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Tips for Preventing Relieving Accidents when in Public

Updated on June 8, 2013

Data suggests that there are approximately 387,000 working service dogs in the United States and the number is growing every year. Federal and state laws allow service dogs to accompany their handler in public businesses and modes of transportation. The reason service dogs are allowed in public areas is because they are carefully socialized and trained to be quiet, clean and well-behaved. Legitimate service dog handlers work very hard to maintain their canine partner’s behavior in public areas. An out of control or disruptive dog can be denied access. In spite of careful planning and training, mistakes happen. This is the nature of working with living, breathing beings that have their own minds and physical needs. One of the most frustrating challenges that handlers face is making sure their service dog does his ‘business’ in appropriate places, prior to going into public areas. A handler will take their companion out to the designated area and they let the dog sniff around the grass for a long period but he doesn’t relieve. He may stand stoically, seeming to indicate that he doesn’t have to go. So the handler heads out to run his errands. Suddenly, without warning, perhaps 5-10 minutes into the walk, the dog suddenly relieves!

There is no doubt that relieving accidents in public areas (indoors and outdoors) are a significant source of grief and irritation for many service dog handlers. It seems particularly frustrating when the handler is very consistent with the schedule and then their dog still has the occasional accident. What is happening? How do we get them to stop!?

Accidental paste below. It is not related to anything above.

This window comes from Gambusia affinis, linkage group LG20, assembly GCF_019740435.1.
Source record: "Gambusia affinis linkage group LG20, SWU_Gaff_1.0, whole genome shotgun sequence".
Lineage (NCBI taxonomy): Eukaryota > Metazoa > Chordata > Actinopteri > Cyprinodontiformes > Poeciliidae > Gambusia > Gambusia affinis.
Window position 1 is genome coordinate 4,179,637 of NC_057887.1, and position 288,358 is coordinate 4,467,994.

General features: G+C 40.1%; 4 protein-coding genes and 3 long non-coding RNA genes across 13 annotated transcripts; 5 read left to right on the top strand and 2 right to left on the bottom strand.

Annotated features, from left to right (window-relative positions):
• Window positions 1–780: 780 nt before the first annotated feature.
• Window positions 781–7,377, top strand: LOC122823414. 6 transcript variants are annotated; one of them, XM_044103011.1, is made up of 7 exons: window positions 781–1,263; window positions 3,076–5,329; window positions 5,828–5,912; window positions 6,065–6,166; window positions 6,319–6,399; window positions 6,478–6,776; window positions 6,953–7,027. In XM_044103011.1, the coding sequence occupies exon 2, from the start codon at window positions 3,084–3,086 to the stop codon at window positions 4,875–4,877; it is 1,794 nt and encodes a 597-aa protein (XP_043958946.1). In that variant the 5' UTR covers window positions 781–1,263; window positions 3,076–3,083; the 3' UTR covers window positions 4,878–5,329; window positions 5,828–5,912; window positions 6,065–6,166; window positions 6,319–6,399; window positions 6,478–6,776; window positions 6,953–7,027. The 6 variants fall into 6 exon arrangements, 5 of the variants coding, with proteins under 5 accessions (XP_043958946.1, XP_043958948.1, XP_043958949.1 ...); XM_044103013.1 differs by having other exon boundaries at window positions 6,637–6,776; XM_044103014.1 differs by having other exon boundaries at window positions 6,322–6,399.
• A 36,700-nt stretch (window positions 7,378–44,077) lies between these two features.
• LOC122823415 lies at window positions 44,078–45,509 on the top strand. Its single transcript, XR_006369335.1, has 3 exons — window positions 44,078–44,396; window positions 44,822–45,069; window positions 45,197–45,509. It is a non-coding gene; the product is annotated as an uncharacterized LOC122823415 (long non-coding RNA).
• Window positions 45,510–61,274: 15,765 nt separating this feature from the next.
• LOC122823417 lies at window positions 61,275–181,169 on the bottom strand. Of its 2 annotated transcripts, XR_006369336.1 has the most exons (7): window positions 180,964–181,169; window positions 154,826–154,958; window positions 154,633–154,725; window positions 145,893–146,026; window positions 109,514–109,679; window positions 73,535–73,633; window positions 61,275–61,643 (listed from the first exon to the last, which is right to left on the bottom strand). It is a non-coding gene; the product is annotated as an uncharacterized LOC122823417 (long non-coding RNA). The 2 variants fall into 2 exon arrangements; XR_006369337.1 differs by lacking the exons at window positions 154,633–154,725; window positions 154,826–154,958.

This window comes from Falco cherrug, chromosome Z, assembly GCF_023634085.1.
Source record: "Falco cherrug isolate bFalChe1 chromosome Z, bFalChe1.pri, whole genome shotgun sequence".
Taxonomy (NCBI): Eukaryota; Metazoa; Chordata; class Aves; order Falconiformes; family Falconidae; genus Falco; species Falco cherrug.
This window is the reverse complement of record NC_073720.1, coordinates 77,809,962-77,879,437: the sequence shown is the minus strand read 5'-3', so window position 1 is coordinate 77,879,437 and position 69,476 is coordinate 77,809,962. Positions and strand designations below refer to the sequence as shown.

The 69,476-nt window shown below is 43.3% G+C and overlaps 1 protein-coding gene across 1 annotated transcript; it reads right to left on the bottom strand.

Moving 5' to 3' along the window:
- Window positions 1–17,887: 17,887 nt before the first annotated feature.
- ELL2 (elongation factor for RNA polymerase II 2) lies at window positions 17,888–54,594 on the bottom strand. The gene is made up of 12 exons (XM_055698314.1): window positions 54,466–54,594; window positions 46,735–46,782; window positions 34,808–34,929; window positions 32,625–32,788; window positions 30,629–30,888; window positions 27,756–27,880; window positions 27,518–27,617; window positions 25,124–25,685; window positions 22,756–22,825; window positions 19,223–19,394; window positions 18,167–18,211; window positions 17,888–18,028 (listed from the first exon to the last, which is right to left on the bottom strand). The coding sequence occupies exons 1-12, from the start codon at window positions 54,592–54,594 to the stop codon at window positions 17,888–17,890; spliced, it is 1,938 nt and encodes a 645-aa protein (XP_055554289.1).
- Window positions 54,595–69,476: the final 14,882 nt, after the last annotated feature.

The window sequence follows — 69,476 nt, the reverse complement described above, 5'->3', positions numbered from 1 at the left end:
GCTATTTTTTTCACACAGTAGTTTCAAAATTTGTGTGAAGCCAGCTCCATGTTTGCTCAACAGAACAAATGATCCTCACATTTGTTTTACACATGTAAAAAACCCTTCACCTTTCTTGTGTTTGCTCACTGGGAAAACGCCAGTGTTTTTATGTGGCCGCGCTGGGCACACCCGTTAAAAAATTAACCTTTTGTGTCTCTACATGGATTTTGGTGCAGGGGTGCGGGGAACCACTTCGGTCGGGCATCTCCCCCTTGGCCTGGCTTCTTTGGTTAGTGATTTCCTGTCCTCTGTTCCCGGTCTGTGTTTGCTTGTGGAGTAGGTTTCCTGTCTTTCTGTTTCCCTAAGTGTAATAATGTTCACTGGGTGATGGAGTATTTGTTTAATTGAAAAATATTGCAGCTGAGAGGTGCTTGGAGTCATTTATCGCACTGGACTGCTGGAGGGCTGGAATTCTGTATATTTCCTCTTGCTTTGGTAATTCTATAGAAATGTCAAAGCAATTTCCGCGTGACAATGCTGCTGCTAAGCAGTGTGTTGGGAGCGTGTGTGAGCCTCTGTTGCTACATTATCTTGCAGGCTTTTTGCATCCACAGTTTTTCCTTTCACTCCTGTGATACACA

First, it is critical that the handler understand that defecation is an involuntary, physical act. This means that the dogs can’t help themselves and when the urge strikes them, they must eliminate. Some canines are better able to ‘hold it’ and can go many hours without strain. Others must evacuate immediately if the urge strikes, regardless of where they are. Understanding this critical point is crucial for the handler to recognize. Venting anger or severely correcting the dog when they do have an accident only teaches the dog to evacuate the next time in a more ‘covert’ manner. I have seen some service dogs that will not stop when they relieve, but keep walking, to avoid getting corrected for this involuntary behavior. A far more successful strategy is to do everything possible to get him to eliminate prior to going out for a walk.

There are several key factors that can impact a dog’s relieving habits:

  1. Regular, predictable schedule
  2. Stimulation (movement)
  3. Type of surface (grass, asphalt, dirt etc.)
  4. Feeding time and Frequency of feeding
  5. Quality of food being fed
  6. Distractions in relieving area
  7. Handlers attitude during scheduled relieving
  8. Water intake
  9. Olfactory stimulation during walking

Any one or all of these factors can increase a dog’s propensity to have regular or occasional accidents in public. Let’s address each issue one by one.

Regular, predictable schedule All dogs thrive on regular routine and schedules. Service dogs are far more likely to relieve regularly and at appropriate times if they have a consistent daily schedule and get to relieve in the same areas. Each handler and dog has a schedule that works best for them. It is critical that relieving opportunities coincide with important aspects of daily routes and feeding. In short, your canine partner should have an opportunity to relieve before and after a long walk, after feeding, first thing in the morning and before bed at night. Another important point to consider is that taking the dog out to relieve 20 times a day is not going to prevent accidents in public. It is the quality and timing of relieving opportunities, not the number of times or the amount of time a dog is given to relieve. It is important that you allow him at least 10 minutes at a time.